By Robyn Walters
Long-term BWQ readers may recall that I am a nonpracticing bi-woman elder. Some may also recall that I wasn’t always recognized as female. That said, all my healthcare providers in the past quarter century have known I’m a postoperative female, but none know of my bisexual leanings. That detail is not germane to my chronic kidney disease, arrhythmia, and skin cancer issues and care.
Early on, however, there was risk in my medical life. Transition brought its own risks.
I began hormone replacement therapy at age 61, not long after going to court to legally change my name. I was aware of the deep vein thrombosis risk of an estrogen regimen, but that applied mainly to smokers. I did lose an online friend to that problem. Being a heavy smoker, she developed DVT, and a clot broke off and reached her heart. She did not survive a severe heart attack. It was later that I learned of the breast cancer risks from HRT. I was faithful in having my annual mammogram experience but have reached the age at which Medicare no longer allows women to have mammograms. Really? As a healer with the Distant Healing Network, I certainly see healing requests from older women with breast cancer. But my primary care physician (PCP) says I may have a “diagnostic” mammogram only if I find a problem in the monthly self-examination that I most often forget to do. So far, so good—I think. Definitely a risk.
The biggest medical risk has been the four-hour surgery that restored much of my body to the form it should have had at birth. That was a risk I was more than willing to take on my sixty-third birthday. Recovery led to the only medical discrimination I have ever experienced.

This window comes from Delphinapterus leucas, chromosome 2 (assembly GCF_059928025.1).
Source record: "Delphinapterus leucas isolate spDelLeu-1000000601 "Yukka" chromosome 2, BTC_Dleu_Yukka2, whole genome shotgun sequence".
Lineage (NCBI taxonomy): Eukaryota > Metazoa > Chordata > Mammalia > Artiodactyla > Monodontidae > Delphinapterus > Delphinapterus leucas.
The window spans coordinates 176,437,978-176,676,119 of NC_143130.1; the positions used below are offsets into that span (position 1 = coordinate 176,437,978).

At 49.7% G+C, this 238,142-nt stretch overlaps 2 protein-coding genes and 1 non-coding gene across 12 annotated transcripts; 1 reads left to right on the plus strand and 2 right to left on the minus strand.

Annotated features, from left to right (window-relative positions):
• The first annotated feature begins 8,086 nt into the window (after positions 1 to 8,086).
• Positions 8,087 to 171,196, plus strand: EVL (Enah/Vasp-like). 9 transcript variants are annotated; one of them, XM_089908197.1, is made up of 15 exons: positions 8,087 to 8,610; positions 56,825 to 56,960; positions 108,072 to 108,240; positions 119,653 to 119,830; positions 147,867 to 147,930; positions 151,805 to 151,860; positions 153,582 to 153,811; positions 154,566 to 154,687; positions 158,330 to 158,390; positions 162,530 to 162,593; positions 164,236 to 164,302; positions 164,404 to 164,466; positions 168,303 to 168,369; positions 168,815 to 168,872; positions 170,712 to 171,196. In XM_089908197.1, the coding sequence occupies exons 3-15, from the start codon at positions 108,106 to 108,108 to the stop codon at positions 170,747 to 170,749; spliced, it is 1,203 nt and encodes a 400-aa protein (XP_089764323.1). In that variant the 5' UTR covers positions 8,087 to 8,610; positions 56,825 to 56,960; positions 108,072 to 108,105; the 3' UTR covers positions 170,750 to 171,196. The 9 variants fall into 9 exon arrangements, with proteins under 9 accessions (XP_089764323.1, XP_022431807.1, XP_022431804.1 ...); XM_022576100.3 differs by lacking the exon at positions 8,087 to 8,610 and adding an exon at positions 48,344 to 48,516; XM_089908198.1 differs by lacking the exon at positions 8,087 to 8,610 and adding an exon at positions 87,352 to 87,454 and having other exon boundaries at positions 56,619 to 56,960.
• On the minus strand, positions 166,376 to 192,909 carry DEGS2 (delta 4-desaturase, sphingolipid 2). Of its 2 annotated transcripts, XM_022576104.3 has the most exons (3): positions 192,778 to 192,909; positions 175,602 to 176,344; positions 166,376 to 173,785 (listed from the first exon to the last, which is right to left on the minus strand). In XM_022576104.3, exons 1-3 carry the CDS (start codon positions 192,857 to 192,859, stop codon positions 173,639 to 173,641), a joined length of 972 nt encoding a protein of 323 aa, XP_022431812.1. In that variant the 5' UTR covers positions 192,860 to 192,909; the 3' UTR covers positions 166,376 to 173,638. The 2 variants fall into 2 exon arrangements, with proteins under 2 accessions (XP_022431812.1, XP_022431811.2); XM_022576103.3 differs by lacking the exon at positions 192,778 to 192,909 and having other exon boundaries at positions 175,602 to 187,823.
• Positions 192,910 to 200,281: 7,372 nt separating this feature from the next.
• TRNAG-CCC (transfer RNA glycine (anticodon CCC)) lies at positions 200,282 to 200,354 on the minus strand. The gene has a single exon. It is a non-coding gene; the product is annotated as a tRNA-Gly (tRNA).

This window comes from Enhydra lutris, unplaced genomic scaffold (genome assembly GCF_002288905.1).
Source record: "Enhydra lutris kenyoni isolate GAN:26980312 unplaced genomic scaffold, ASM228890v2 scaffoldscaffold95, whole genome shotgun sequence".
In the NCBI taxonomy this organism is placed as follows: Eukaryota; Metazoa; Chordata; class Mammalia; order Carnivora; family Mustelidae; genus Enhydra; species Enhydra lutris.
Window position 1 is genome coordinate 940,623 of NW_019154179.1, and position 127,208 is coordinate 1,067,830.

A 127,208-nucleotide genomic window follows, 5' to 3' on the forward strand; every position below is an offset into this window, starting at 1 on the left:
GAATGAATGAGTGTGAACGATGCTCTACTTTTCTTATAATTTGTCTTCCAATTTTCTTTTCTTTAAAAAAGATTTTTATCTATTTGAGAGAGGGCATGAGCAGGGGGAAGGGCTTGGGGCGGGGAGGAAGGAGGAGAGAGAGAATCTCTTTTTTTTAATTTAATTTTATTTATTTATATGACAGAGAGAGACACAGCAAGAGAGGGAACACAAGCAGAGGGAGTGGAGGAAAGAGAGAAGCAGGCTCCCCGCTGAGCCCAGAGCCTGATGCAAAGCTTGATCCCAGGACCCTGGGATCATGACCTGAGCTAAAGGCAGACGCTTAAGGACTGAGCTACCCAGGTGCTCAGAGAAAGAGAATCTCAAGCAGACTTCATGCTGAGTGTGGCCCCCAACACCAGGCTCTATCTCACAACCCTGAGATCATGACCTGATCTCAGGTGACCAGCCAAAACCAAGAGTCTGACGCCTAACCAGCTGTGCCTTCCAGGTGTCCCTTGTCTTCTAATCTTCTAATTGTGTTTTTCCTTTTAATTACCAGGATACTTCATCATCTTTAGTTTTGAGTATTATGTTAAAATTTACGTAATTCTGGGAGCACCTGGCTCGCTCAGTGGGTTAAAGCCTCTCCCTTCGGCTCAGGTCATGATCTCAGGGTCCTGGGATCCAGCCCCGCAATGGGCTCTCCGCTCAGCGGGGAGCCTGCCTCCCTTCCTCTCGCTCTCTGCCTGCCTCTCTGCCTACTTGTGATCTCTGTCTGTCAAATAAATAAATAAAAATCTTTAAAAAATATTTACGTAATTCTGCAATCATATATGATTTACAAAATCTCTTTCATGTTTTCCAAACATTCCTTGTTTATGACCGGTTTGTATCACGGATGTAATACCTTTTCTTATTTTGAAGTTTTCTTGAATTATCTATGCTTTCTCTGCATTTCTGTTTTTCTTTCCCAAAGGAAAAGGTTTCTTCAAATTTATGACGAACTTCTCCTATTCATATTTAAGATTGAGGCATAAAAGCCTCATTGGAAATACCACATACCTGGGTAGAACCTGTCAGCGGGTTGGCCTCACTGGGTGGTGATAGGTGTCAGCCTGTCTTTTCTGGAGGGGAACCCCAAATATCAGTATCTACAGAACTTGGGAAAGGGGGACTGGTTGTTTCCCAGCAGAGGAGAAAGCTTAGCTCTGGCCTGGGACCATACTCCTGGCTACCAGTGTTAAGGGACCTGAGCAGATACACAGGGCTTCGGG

Three weeks after surgery and a week home, two abdominal suture wounds became infected, and we drove to the Bremerton Naval Hospital to see my relatively new PCP. He treated me with disdain and told me to go back to the surgeon two hundred miles away. After my PCP refused to treat me, we walked to the Emergency Room, from where I was immediately sent to surgery for removal of necrotic flesh.
When I reported the Naval Hospital doctor for his behavior, I learned that he had been harassing lesbian nurses as well. One can hope that his federal career was cut short.
Since military hospitals were directed to stop serving older retirees, we have been seen by civilian doctors, first in the Seattle area and then on Maui, where we now live. Never has there been a problem or even a hint of discrimination for me or my husband, who is also trans. The medical personnel here are truly supportive.
I really appreciate doctors who live up to their Hippocratic oath and all medical providers who care for all people no matter their background.
Robyn Walters is a trans-elder whose interests range from amateur radio and scuba diving to LGBT support, perpetual college classes, editing her husband’s 50+ novels and stories, writing, and helping to proof BWQ issues.